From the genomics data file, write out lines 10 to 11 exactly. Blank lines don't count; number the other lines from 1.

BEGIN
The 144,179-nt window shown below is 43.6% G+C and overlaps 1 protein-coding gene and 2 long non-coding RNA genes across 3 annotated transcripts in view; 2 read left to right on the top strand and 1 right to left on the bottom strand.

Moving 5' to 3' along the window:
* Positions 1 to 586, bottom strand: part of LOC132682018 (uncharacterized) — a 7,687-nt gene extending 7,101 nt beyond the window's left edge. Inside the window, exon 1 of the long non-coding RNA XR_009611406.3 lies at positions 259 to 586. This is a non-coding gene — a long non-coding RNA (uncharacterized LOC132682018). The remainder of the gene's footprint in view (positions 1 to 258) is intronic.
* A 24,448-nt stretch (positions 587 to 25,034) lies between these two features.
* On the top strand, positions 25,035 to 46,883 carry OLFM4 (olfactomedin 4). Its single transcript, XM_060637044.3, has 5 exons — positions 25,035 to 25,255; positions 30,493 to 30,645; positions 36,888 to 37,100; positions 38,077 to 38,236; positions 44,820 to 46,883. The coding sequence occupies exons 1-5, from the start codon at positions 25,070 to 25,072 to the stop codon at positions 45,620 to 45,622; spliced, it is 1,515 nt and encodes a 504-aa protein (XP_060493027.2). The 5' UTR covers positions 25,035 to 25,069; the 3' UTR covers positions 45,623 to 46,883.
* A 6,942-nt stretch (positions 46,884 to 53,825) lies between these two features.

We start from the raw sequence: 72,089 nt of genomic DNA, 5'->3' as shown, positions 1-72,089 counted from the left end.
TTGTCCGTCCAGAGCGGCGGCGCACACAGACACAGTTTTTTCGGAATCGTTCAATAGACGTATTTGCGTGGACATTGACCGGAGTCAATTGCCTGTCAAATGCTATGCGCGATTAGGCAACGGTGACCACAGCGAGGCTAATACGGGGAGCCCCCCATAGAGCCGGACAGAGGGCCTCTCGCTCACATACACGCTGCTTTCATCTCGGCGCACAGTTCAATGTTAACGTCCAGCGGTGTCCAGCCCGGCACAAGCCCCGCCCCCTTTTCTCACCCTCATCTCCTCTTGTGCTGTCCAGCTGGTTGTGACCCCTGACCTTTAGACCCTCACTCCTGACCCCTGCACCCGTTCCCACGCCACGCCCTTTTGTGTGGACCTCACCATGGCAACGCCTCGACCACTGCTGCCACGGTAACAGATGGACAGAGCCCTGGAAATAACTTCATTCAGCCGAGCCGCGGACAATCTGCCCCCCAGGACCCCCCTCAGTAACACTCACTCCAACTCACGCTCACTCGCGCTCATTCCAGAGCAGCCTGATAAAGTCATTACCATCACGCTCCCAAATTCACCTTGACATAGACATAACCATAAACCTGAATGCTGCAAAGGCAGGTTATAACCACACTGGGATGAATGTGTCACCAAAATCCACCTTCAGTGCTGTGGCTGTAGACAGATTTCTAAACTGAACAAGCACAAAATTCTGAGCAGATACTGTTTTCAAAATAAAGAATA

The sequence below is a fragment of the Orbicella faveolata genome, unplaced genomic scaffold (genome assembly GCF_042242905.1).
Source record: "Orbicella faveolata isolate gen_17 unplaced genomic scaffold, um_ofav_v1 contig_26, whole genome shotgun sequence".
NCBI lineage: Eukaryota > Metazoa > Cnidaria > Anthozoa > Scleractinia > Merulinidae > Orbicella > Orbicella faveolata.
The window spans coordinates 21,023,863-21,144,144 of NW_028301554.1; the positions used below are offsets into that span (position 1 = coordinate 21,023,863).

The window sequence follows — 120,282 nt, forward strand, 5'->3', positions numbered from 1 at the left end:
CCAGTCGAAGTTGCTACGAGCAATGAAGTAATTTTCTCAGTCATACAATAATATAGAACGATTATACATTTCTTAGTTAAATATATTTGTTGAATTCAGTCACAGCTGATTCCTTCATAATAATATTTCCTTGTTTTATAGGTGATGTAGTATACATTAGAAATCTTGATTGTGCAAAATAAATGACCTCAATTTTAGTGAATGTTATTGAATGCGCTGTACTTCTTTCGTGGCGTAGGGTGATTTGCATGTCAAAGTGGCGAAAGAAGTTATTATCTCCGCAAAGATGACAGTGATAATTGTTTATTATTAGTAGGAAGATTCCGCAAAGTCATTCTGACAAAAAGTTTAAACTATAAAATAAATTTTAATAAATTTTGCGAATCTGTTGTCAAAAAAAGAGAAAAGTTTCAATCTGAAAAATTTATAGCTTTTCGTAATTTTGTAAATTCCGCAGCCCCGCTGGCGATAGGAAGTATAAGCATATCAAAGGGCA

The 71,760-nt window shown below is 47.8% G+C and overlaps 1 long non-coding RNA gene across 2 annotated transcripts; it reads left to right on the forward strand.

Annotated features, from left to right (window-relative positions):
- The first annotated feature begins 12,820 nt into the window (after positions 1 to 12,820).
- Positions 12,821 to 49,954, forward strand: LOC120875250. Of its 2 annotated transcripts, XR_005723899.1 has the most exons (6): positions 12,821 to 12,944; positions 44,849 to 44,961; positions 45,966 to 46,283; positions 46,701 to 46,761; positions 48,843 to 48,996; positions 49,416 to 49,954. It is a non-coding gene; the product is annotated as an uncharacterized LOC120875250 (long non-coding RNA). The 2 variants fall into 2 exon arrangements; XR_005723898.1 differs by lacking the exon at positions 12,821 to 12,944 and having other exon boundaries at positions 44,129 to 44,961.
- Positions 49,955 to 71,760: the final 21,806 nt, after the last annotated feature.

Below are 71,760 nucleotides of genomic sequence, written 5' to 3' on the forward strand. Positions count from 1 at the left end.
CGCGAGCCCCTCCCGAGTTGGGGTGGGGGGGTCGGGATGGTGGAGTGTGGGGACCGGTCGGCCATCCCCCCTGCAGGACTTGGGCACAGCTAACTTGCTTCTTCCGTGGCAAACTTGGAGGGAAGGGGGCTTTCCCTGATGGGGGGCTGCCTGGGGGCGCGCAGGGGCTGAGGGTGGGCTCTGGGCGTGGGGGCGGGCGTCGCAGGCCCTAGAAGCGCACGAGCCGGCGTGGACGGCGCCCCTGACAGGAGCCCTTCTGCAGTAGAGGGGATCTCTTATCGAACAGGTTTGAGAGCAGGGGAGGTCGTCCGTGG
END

Source record: "Orbicella faveolata isolate gen_17 unplaced genomic scaffold, um_ofav_v1 contig_26, whole genome shotgun sequence".
NCBI lineage: Eukaryota > Metazoa > Cnidaria > Anthozoa > Scleractinia > Merulinidae > Orbicella > Orbicella faveolata.